Randolph Lee: “There Is a Relationship Between Singing and Playing and It Is Very Different Than Just Blowing Lots of Air”
Today we have the pleasure of interviewing Randy Lee, professor at the University of Florida, apart from being a terrific teacher who will be part of the Trumpet Magazine School, is a fantastic person. He has been very generous responding to each and every question in this interview… Enjoy it!
Florian Klinger: “It Is Very Important to Have a Good Base and to Know How to Teach Yourself When Problems Occur”
Today, it is an honor to interview a fundamental element of the trumpet in Europe: Florian Klinger, principal trumpet of the Munich Philharmonic Orchestra (Germany) for the past 20 years and professor at the Anton Bruckner University in Linz (Austria). We have been on this interview for awhile and we can finally enjoy all the experience that Florian imparts on all of us. Don’t miss it!
Joseph Van Fleet: “I Try to Rotate Exercises as Soon as I Start to Feeling a Little Bored or Progress Starts to Stall”
Today we have Joseph Van Fleet, a former student of famous teachers such as William Adam, Vince DiMartino, and John Rommel, who is now the trumpet professor at Eastern Kentucky University and 2nd trumpet of the Lexington Philharmonic. Don’t miss this interview!
Alan Wise: “Too Many of the Mouthpiece Makers Make What They Think You Should Be Playing. Derek (Legends Brass) Listens to You and Makes What You Want”
We don’t always have the possibility to interview one of the trumpet players that played the most time with the legendary Maynard Ferguson and his big band. Today, we have the huge honor of speaking with Alan Wise, a high note veteran of reputation, and we have asked him about his years with Maynard and his vision of music. Also, Alan has presented us with an interesting exercise for trumpet! This is something you should not miss!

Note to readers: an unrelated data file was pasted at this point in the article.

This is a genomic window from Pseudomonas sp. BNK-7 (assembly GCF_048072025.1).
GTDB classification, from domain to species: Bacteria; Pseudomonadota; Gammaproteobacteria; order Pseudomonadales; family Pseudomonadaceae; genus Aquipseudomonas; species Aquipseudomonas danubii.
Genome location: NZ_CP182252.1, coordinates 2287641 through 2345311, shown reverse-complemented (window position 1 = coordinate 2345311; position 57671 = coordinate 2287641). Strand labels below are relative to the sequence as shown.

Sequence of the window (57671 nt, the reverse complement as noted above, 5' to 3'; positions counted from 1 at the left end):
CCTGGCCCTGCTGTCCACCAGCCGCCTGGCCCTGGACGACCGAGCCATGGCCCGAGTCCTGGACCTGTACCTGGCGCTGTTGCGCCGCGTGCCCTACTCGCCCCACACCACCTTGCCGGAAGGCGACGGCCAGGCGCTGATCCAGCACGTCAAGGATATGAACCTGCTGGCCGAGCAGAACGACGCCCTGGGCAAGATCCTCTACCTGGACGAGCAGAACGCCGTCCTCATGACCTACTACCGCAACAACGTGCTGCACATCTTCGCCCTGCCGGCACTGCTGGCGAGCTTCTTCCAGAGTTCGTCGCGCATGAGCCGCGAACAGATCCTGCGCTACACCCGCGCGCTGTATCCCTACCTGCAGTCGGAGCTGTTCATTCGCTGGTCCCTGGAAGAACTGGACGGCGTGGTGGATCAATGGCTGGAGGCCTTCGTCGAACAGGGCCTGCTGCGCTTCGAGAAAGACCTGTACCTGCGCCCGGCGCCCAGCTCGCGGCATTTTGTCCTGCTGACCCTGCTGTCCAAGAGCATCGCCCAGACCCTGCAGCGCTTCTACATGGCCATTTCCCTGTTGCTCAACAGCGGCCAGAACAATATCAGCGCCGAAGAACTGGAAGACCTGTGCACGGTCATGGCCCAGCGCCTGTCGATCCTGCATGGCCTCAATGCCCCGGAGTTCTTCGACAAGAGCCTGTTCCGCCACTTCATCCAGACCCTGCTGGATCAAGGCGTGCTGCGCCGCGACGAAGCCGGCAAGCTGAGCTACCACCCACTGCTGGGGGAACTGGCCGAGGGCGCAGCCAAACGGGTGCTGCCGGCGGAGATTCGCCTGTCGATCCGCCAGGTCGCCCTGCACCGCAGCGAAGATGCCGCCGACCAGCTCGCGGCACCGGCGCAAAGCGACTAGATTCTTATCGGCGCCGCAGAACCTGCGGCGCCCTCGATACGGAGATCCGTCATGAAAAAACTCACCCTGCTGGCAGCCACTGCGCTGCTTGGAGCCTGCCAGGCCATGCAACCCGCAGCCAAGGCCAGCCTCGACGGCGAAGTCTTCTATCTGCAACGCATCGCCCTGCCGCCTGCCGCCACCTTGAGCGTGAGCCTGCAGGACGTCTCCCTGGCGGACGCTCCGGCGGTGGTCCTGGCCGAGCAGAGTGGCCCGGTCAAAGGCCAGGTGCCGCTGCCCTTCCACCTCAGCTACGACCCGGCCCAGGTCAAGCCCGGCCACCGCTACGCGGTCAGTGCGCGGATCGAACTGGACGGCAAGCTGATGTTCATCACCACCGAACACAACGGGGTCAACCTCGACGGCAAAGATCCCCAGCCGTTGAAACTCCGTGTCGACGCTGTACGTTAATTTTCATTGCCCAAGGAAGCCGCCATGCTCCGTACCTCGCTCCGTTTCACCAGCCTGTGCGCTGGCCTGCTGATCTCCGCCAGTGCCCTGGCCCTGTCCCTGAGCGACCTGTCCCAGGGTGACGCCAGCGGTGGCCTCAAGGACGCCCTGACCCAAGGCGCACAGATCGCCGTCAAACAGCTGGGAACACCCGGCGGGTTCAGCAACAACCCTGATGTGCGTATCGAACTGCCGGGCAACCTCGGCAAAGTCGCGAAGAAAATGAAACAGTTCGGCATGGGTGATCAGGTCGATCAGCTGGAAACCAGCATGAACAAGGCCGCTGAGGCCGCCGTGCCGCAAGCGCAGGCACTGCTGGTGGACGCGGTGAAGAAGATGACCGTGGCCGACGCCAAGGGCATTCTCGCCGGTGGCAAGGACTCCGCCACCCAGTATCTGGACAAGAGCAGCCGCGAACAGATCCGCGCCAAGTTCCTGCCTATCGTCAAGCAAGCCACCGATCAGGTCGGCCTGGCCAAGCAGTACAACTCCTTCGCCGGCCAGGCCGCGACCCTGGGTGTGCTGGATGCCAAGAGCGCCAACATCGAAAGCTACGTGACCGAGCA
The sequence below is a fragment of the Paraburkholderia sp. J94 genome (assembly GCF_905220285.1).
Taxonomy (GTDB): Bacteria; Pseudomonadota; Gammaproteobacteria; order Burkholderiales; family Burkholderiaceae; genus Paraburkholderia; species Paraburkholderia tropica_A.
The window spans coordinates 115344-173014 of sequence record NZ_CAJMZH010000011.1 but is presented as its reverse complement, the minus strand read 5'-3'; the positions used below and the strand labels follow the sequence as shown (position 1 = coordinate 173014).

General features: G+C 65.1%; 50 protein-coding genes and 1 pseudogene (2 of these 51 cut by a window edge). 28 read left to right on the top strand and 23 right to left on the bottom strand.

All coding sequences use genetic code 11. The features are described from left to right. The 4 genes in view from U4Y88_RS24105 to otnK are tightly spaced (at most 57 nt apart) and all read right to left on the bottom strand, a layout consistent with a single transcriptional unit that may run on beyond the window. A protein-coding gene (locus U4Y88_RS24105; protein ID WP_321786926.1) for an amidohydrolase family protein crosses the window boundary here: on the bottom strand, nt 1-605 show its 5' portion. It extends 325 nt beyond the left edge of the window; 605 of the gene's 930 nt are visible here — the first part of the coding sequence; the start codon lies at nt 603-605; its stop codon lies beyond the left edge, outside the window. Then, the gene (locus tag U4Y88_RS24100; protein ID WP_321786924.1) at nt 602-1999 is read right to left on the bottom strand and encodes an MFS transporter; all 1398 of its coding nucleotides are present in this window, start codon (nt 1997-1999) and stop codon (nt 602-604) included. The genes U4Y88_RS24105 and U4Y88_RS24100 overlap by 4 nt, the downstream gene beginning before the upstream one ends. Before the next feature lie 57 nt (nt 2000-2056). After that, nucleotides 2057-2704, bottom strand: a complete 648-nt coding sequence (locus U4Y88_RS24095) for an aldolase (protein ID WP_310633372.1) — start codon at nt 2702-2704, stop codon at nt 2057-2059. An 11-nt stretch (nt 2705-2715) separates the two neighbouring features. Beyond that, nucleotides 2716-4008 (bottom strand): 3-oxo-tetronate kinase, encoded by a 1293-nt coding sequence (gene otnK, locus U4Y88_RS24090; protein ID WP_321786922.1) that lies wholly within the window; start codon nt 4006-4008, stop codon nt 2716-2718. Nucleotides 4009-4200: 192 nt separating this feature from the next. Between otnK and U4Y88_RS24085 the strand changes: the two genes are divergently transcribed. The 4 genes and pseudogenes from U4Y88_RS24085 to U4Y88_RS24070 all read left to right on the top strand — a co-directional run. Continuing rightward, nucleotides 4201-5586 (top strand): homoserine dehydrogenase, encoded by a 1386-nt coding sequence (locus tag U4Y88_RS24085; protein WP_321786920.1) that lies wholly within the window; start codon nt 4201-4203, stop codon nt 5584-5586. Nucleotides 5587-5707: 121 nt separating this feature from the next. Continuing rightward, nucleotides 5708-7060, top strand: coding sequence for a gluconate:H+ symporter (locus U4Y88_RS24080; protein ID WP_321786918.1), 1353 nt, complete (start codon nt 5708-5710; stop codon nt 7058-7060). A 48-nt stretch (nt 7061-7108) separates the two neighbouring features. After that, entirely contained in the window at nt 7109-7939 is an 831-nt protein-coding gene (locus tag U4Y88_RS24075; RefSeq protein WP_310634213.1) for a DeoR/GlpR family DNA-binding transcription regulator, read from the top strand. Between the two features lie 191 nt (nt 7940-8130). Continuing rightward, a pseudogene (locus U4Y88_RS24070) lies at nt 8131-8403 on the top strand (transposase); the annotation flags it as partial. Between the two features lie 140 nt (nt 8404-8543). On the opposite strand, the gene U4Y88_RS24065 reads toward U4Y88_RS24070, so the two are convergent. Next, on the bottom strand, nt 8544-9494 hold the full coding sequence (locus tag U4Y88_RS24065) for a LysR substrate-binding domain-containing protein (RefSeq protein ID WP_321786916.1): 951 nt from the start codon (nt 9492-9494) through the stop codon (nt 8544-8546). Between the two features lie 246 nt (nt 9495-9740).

Marc Reese: “If You Work on Keeping Your Whole Body Relaxed While Using Supportive Air to Practice Fundamentals, You Will Be Able to Play Any Repertoire Required of You”
Today we have the pleasure of interviewing Marc Reese, professor at the Lynn Conservatory for the past 20 years. Before that, Marc was a member of the Empire Brass for 17 years and was a student of Roger Voisin, which he hold a popular trumpet competition in his honor. Don’t miss this interesting interview (especially the exercise that Marc share with us!).
Matthias Höfs: “The Total Time One Studies Is Not Important. the Important Thing Is Always Studying With Efficiency”
When the German Brass became known world-wide, brass musicians were not only amazed by the incredible sound and the clean technique of the group, but trumpet players were struck by the impressive solo piccolo playing and perfect articulation. We eventually learned that the name of that piccolo player was Matthias Höfs — a former student of Konradin Groth, who became a soloist of the Hamburg State Philharmonic Orchestra at the age of 18, and has since been a member of the German Brass as well as an arranger for the group. Since 2000, he also teaches at the University of Hamburg. He is an authentic beast of the German trumpet. Today we are lucky to interview him here in Trumpet Magazine (and he also shares an exercise with us to improve our tonguing!). Thanks, Matthias!